Offline James

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Re: Best Post-1950 String Quartet Cycle
« Reply #46 on: November 20, 2016, 01:43:07 PM »
sanantonio, the artists I mentioned, I was referring to great quartets ... not necessarily cycles. The artists mentioned wrote at least 1 bonafide masterpiece for the medium - often far surpassing the vast majority of post-1950 attempts thus far. I was only referring to the Bartok as a complete, truly great cycle. Carter's cycle (or music overall) in no way, shape or form comes close to Bartok. Most would agree.
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Offline ritter

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Re: Best Post-1950 String Quartet Cycle
« Reply #47 on: November 20, 2016, 01:44:49 PM »
I also like Carter quartets.  As individual piece, my preference goes to "Ainsi va la nuit", Henri Dutilleux (1977).  It captures quite nicely some of the sensations I have at night.
Another vote for the Carter quartets here...A formidable cycle! I must get to know the Dutilleux better, though.

And I urge anyone interested in late 20th century SQs to explore those of Cristóbal Halffter (7 out of the 8 have been recorded)...a very intersting and consistent cycle..
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Offline James

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Re: Best Post-1950 String Quartet Cycle
« Reply #48 on: November 20, 2016, 01:48:52 PM »
I must get to know the Dutilleux better, though.

A great one, certainly more musical anything Carter did.
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ComposerOfAvantGarde

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Re: Best Post-1950 String Quartet Cycle
« Reply #49 on: November 20, 2016, 02:21:56 PM »
Let's just say when it comes to certain things I have an unwavering position.
Lol so basically you're knowingly stubborn ;D

ComposerOfAvantGarde

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Re: Best Post-1950 String Quartet Cycle
« Reply #50 on: November 20, 2016, 02:22:51 PM »
A great one, certainly more musical anything Carter did.
I agree that it's a great one, but just very musically different to Carter. I think you just don't like Carter as much. :P

Offline ahinton

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Re: Best Post-1950 String Quartet Cycle
« Reply #51 on: November 20, 2016, 02:35:35 PM »
If the already existing SQs of a yet to be determined end of a cycle aren't that good, any newly created SQs won't change that.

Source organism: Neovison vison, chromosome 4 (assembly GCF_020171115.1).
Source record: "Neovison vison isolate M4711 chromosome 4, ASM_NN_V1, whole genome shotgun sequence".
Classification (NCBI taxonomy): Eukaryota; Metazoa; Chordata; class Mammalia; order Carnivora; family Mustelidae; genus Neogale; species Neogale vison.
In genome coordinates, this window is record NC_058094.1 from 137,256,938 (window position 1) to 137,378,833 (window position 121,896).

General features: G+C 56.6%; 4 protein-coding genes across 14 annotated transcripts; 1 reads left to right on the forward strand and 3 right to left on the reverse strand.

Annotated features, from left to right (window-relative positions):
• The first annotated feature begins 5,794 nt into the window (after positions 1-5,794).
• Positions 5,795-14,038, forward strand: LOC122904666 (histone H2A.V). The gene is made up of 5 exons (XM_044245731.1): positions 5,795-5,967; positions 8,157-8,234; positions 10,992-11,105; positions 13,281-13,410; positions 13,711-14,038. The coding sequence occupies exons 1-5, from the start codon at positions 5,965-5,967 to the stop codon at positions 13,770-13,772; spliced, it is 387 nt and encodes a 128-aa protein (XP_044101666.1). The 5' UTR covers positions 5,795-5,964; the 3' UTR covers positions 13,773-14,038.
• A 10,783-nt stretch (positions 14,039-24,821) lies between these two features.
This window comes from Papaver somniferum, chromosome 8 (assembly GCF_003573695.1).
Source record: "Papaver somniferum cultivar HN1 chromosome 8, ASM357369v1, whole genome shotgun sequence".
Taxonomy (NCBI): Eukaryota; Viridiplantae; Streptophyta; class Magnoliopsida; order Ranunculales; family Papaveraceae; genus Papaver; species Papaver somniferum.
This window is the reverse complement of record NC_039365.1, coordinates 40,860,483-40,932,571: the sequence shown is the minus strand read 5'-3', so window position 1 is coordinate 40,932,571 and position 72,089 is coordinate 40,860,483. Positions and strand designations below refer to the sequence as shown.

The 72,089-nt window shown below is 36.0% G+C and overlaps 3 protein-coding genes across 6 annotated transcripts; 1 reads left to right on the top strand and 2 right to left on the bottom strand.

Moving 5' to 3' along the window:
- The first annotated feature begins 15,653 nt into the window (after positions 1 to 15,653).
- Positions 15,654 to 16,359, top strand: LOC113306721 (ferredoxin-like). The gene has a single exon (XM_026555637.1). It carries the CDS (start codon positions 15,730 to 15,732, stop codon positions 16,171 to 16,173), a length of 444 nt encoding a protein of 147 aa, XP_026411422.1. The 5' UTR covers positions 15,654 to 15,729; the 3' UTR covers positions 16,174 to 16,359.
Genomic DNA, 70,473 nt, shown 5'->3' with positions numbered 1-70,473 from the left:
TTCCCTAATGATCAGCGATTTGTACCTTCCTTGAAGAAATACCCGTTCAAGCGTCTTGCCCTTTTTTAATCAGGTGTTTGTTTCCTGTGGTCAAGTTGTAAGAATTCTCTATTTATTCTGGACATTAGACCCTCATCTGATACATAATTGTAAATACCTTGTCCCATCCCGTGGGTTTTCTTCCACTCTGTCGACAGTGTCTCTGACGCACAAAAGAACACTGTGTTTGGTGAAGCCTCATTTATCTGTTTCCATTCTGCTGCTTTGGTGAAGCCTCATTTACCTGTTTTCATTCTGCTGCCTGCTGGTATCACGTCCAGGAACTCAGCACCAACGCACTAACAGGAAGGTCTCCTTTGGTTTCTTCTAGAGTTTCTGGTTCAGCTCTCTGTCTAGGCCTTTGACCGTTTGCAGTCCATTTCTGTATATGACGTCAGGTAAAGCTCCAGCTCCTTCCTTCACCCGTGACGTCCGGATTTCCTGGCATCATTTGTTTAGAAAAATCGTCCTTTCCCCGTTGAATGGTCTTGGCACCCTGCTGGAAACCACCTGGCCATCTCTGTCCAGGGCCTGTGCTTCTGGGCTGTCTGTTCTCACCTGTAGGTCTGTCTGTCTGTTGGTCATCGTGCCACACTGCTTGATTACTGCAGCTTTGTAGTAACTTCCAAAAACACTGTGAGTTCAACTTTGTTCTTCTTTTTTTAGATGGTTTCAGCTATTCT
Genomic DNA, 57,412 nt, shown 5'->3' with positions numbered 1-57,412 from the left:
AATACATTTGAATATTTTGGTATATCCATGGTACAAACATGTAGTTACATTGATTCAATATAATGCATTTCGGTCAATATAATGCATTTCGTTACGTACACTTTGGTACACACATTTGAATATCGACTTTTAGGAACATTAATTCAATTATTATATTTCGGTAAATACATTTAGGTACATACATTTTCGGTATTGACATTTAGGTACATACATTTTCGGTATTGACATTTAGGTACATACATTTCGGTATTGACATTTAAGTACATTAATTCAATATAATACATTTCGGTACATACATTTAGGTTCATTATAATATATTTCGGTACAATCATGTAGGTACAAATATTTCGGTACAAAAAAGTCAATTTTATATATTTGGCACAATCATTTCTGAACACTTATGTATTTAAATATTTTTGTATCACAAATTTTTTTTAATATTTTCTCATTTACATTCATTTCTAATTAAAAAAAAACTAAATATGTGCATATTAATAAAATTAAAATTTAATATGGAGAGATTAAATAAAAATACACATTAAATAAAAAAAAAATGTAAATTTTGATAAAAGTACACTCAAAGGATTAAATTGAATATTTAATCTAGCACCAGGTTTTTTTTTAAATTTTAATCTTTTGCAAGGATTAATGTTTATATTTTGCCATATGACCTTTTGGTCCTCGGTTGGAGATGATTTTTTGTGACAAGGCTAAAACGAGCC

As Dorothy Parker once said in an entirely different context, "how can they [or rather you in this instance] tell?

Offline Ken B

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Re: Best Post-1950 String Quartet Cycle
« Reply #52 on: November 20, 2016, 03:14:02 PM »
Yes - I have mixed feelings about the Simpson symphonies. For raw power, nothing really matches the 5th and 8th Symphonies. But to me the orchestration seems a bit unconvincing, and at times they're just a bit too noisy. The 9th and 10th are large pieces that have a sort of massive architectural appeal, but I don't like the Scherzo section of Symphony No. 9 and the second two movements of Symphony No. 10 are more interesting than the first two. 7 is better than 6, but a bit lacking in melodic interest. Of the earlier symphonies 1 and 2 sound a bit derivative to me and 3 and 4 feel like a composer starting to get a symphonic voice. The only unqualified masterpiece for me here is Symphony No. 11, which is a fantastic work worthy to stand alongside other greats of the Nordic symphonic tradition. Although it may be that they need more recordings and interpretation to plumb their depths.

The Quartets are harder to get into, but ultimately better (in my opinion). Its a pity that they're starting to get deleted.
I find them a mixed bag too, but I think 9 is one of the greatest symphonies. I agree about 10.

For this thread I have only heard the Carter cycle complete of those listed, but also nearly all the Simpson. I prefer Simpson but Carter is going to run away with this poll.

Incidentally I protest the definition. If we allow Shostakovich then he is my choice, by a mile.
« Last Edit: November 20, 2016, 03:16:58 PM by Ken B »